Return of the JeHDI
The Royal Australasian College of Physicians was in the news this week with the release of its pre-election statement outlining what it thought should be on the policy agenda for the incoming government. There were some quite excellent suggestions in the document about preventative health and financial levers for improving chronic disease management and the obesity crisis, as well as a few long shots that have no chance of getting up.
Ideas like a tax on sugary drinks and volumetric taxation for alcohol are extremely unpalatable to the two major parties and would incite enormous rounds of pearl clutching from the anti-nanny state types, the very people who were responsible for encouraging the abolition of the Australian National Preventative Health Agency in 2014, which the RACP now wants re-established.
Changes to the Health Star Rating system is much more doable, as that system is close to collapsing under the weight of its own nonsense. Also nonsensical is the 15km distance requirement put on specialist telehealth consultations, which causes all sorts of problems for patients with mobility issues and the college is keen to see the back of.
What it most certainly won't get is a practice incentive type fund to encourage more participation by specialists in the My Health Record. Considering the earning potential of specialist practices, there would be few people indeed who would applaud scarce resources being put into paying private consultants to use a computer. The RACP has called for a widening of the Health Care Homes model to include specialists and has a few good things to say in its statement about improving integrated care, the communication between GPs and specialists and case conferencing, but they'll find it a tough row to hoe to get the specialist side of this put on the public purse.
A lot of what the college says in its statement is sensible but that means little when the major parties are busy promising vast sums to hospital infrastructure but little to primary care. Hospital funding wins votes, as do promises to reduce waiting lists. Properly funding general practice does not. We still think that the next government should take a listen to AMA president Tony Bartone's speech at the National Press Club in July last year and do exactly what he says, but Darryl Kerrigan has more chance of being elected prime minister than that coming about.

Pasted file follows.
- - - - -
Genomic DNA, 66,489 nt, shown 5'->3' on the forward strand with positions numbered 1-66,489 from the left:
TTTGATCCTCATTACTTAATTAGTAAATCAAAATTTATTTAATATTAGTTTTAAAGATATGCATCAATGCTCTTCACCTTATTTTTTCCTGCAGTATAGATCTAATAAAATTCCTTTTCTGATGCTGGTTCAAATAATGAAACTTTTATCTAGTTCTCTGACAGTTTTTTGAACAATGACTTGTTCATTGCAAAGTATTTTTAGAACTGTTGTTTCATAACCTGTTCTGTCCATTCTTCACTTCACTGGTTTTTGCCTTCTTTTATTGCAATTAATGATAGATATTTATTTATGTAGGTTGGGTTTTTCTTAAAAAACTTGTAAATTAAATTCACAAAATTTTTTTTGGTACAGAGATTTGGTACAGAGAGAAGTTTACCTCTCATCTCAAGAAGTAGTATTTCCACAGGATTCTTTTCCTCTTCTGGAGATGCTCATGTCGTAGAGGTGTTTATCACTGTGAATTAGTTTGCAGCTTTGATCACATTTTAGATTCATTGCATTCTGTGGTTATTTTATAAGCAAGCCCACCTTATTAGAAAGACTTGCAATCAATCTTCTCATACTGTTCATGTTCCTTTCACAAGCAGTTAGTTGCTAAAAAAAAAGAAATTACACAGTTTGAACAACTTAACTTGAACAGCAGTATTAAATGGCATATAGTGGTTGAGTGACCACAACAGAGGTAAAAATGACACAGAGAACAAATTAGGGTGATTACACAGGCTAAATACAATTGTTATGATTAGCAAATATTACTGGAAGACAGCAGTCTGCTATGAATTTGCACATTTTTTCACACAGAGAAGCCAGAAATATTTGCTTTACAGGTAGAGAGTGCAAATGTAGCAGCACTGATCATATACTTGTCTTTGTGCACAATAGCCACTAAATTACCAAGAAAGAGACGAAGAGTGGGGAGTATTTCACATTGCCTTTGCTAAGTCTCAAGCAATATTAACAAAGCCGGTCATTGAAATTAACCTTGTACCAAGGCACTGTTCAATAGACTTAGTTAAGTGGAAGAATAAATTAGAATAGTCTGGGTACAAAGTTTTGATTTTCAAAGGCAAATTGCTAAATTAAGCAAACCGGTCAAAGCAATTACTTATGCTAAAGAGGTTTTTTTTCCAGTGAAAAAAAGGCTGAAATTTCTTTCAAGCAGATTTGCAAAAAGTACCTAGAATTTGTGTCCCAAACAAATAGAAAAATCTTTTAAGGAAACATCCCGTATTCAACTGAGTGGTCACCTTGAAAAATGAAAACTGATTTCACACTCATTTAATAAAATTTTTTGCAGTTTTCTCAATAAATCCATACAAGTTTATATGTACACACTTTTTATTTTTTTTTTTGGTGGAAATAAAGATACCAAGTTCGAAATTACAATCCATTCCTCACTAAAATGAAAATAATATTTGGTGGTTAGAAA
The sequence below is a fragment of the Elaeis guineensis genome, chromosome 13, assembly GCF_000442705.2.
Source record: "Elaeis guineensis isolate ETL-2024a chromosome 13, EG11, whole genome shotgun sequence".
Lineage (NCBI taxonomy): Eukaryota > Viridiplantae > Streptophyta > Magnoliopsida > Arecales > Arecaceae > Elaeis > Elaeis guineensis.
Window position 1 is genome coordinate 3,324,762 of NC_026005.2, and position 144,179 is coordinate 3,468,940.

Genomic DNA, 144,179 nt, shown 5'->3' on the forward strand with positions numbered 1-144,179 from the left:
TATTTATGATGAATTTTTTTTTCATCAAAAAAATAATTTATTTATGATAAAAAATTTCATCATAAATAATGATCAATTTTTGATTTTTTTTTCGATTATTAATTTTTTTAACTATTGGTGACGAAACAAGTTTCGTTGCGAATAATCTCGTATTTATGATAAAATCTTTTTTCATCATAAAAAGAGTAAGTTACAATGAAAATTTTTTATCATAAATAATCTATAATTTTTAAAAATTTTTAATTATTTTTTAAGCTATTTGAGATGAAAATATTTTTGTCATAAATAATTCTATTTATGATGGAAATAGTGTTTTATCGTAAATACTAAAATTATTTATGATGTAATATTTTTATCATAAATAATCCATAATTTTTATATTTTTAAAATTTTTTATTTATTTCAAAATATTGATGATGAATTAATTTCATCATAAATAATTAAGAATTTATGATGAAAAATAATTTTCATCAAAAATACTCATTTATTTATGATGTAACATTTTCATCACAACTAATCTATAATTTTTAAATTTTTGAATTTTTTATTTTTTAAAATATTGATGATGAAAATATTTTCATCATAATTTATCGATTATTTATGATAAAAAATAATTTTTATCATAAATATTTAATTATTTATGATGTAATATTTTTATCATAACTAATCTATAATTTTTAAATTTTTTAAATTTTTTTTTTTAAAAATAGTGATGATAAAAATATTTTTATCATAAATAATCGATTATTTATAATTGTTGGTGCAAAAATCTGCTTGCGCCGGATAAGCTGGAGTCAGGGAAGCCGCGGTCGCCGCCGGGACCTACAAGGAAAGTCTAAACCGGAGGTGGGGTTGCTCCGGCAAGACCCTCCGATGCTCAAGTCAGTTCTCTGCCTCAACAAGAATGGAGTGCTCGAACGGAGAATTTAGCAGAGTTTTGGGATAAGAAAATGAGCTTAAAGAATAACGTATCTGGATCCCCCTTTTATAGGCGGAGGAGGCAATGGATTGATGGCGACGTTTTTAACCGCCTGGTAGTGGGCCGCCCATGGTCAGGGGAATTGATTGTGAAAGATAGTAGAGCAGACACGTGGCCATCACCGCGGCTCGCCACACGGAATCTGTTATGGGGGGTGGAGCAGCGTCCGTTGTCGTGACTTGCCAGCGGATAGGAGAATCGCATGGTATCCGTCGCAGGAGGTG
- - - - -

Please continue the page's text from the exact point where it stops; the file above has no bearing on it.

Elsewhere, the Australian Department of Defence released more information on its upcoming tender for a new system to manage the health of deployed and non-deployed ADF members. It will include a new primary care practice management system for garrison sites, a critical care system and a complete eHealth record for all ADF staff. It will also be very closely watched, with the last implementation not doing the department's reputation much good.
Defence is unfortunately calling this new program the JP2060 Phase 4 Health Knowledge Management (HKM) solution. We hope they find a better acronym for this and offer for their delectation one they briefly considered in the past and should look at anew. That was the original name for the existing system and was thrillingly called JeHDI, for Joint eHealth Data and Information System. It was never used in the end so has great recycling potential.
Also in the news was the announcement that the National Cancer Screening Register will begin handling the national bowel cancer screening program from November – good luck, Telstra Health, you may need it – and that the Department of Health will finally roll out the new quality improvement incentive (PIP QI) from August, after many delays. We'll have more on that next week.
In the meantime, our poll question for this week is: should the ePIP be extended to specialist physician practices?
Last time, we asked if, given the choice, you would rather use a health record from Apple or the government. It was reasonably close, with 55 per cent choosing the government and 45 per cent declaring themselves fanbois.